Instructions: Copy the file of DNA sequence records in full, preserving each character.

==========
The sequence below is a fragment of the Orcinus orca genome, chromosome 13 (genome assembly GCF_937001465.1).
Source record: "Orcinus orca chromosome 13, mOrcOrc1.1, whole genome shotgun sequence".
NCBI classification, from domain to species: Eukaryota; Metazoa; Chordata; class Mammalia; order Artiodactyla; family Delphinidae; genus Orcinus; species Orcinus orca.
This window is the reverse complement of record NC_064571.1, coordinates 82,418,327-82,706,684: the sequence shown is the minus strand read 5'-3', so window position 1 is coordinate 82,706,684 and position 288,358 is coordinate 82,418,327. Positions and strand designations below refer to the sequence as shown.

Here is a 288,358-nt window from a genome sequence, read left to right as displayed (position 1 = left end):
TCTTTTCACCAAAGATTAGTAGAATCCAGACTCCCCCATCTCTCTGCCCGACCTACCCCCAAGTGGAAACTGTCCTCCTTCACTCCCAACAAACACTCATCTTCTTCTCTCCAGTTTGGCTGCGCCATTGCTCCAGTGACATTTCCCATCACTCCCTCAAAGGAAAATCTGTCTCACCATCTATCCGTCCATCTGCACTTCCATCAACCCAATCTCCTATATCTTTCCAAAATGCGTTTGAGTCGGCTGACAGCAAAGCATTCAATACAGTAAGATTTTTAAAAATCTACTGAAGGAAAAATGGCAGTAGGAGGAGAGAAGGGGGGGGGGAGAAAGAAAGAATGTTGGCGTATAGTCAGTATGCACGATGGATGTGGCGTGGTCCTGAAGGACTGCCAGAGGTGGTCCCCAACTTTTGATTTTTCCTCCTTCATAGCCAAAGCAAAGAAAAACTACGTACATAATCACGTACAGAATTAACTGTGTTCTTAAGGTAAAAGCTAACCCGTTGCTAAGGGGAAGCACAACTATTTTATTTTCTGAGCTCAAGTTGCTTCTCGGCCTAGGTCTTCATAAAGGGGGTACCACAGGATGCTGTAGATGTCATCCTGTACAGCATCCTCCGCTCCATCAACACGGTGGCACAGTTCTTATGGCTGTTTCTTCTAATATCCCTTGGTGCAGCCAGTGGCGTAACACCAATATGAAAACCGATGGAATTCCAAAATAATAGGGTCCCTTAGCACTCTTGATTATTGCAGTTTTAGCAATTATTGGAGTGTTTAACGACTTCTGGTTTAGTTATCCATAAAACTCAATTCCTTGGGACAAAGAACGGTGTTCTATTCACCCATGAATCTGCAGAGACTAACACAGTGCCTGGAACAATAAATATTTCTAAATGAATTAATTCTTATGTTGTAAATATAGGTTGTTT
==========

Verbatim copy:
The sequence below is a fragment of the Orcinus orca genome, chromosome 13 (genome assembly GCF_937001465.1).
Source record: "Orcinus orca chromosome 13, mOrcOrc1.1, whole genome shotgun sequence".
NCBI classification, from domain to species: Eukaryota; Metazoa; Chordata; class Mammalia; order Artiodactyla; family Delphinidae; genus Orcinus; species Orcinus orca.
This window is the reverse complement of record NC_064571.1, coordinates 82,418,327-82,706,684: the sequence shown is the minus strand read 5'-3', so window position 1 is coordinate 82,706,684 and position 288,358 is coordinate 82,418,327. Positions and strand designations below refer to the sequence as shown.

Here is a 288,358-nt window from a genome sequence, read left to right as displayed (position 1 = left end):
TCTTTTCACCAAAGATTAGTAGAATCCAGACTCCCCCATCTCTCTGCCCGACCTACCCCCAAGTGGAAACTGTCCTCCTTCACTCCCAACAAACACTCATCTTCTTCTCTCCAGTTTGGCTGCGCCATTGCTCCAGTGACATTTCCCATCACTCCCTCAAAGGAAAATCTGTCTCACCATCTATCCGTCCATCTGCACTTCCATCAACCCAATCTCCTATATCTTTCCAAAATGCGTTTGAGTCGGCTGACAGCAAAGCATTCAATACAGTAAGATTTTTAAAAATCTACTGAAGGAAAAATGGCAGTAGGAGGAGAGAAGGGGGGGGGGAGAAAGAAAGAATGTTGGCGTATAGTCAGTATGCACGATGGATGTGGCGTGGTCCTGAAGGACTGCCAGAGGTGGTCCCCAACTTTTGATTTTTCCTCCTTCATAGCCAAAGCAAAGAAAAACTACGTACATAATCACGTACAGAATTAACTGTGTTCTTAAGGTAAAAGCTAACCCGTTGCTAAGGGGAAGCACAACTATTTTATTTTCTGAGCTCAAGTTGCTTCTCGGCCTAGGTCTTCATAAAGGGGGTACCACAGGATGCTGTAGATGTCATCCTGTACAGCATCCTCCGCTCCATCAACACGGTGGCACAGTTCTTATGGCTGTTTCTTCTAATATCCCTTGGTGCAGCCAGTGGCGTAACACCAATATGAAAACCGATGGAATTCCAAAATAATAGGGTCCCTTAGCACTCTTGATTATTGCAGTTTTAGCAATTATTGGAGTGTTTAACGACTTCTGGTTTAGTTATCCATAAAACTCAATTCCTTGGGACAAAGAACGGTGTTCTATTCACCCATGAATCTGCAGAGACTAACACAGTGCCTGGAACAATAAATATTTCTAAATGAATTAATTCTTATGTTGTAAATATAGGTTGTTT